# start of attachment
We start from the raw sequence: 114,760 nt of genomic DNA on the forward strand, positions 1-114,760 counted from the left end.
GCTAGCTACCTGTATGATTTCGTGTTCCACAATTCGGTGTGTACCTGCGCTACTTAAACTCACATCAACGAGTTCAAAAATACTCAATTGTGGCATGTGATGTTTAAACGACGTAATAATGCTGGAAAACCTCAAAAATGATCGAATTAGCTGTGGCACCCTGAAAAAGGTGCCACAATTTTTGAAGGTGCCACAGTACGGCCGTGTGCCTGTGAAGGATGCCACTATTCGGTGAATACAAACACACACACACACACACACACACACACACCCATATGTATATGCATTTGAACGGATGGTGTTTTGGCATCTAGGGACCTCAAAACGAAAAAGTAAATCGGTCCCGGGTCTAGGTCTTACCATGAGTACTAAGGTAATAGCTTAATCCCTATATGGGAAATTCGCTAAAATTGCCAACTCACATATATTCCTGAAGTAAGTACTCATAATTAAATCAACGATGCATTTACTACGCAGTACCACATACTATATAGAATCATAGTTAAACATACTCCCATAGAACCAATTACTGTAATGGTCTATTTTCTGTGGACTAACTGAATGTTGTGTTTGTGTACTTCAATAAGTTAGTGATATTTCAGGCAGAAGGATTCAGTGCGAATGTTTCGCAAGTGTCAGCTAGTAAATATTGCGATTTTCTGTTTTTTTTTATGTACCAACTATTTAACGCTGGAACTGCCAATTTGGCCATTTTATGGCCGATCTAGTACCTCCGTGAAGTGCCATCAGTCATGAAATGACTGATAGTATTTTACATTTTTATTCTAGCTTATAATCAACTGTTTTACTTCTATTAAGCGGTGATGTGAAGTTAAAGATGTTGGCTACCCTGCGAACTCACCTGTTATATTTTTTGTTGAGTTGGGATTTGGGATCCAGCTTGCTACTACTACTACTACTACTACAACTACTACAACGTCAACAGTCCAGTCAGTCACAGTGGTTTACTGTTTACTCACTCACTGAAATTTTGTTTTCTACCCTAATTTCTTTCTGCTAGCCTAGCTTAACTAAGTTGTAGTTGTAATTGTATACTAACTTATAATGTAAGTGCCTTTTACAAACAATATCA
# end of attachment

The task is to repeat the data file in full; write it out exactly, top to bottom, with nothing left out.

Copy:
We start from the raw sequence: 114,760 nt of genomic DNA on the forward strand, positions 1-114,760 counted from the left end.
GCTAGCTACCTGTATGATTTCGTGTTCCACAATTCGGTGTGTACCTGCGCTACTTAAACTCACATCAACGAGTTCAAAAATACTCAATTGTGGCATGTGATGTTTAAACGACGTAATAATGCTGGAAAACCTCAAAAATGATCGAATTAGCTGTGGCACCCTGAAAAAGGTGCCACAATTTTTGAAGGTGCCACAGTACGGCCGTGTGCCTGTGAAGGATGCCACTATTCGGTGAATACAAACACACACACACACACACACACACACACACCCATATGTATATGCATTTGAACGGATGGTGTTTTGGCATCTAGGGACCTCAAAACGAAAAAGTAAATCGGTCCCGGGTCTAGGTCTTACCATGAGTACTAAGGTAATAGCTTAATCCCTATATGGGAAATTCGCTAAAATTGCCAACTCACATATATTCCTGAAGTAAGTACTCATAATTAAATCAACGATGCATTTACTACGCAGTACCACATACTATATAGAATCATAGTTAAACATACTCCCATAGAACCAATTACTGTAATGGTCTATTTTCTGTGGACTAACTGAATGTTGTGTTTGTGTACTTCAATAAGTTAGTGATATTTCAGGCAGAAGGATTCAGTGCGAATGTTTCGCAAGTGTCAGCTAGTAAATATTGCGATTTTCTGTTTTTTTTTATGTACCAACTATTTAACGCTGGAACTGCCAATTTGGCCATTTTATGGCCGATCTAGTACCTCCGTGAAGTGCCATCAGTCATGAAATGACTGATAGTATTTTACATTTTTATTCTAGCTTATAATCAACTGTTTTACTTCTATTAAGCGGTGATGTGAAGTTAAAGATGTTGGCTACCCTGCGAACTCACCTGTTATATTTTTTGTTGAGTTGGGATTTGGGATCCAGCTTGCTACTACTACTACTACTACTACAACTACTACAACGTCAACAGTCCAGTCAGTCACAGTGGTTTACTGTTTACTCACTCACTGAAATTTTGTTTTCTACCCTAATTTCTTTCTGCTAGCCTAGCTTAACTAAGTTGTAGTTGTAATTGTATACTAACTTATAATGTAAGTGCCTTTTACAAACAATATCA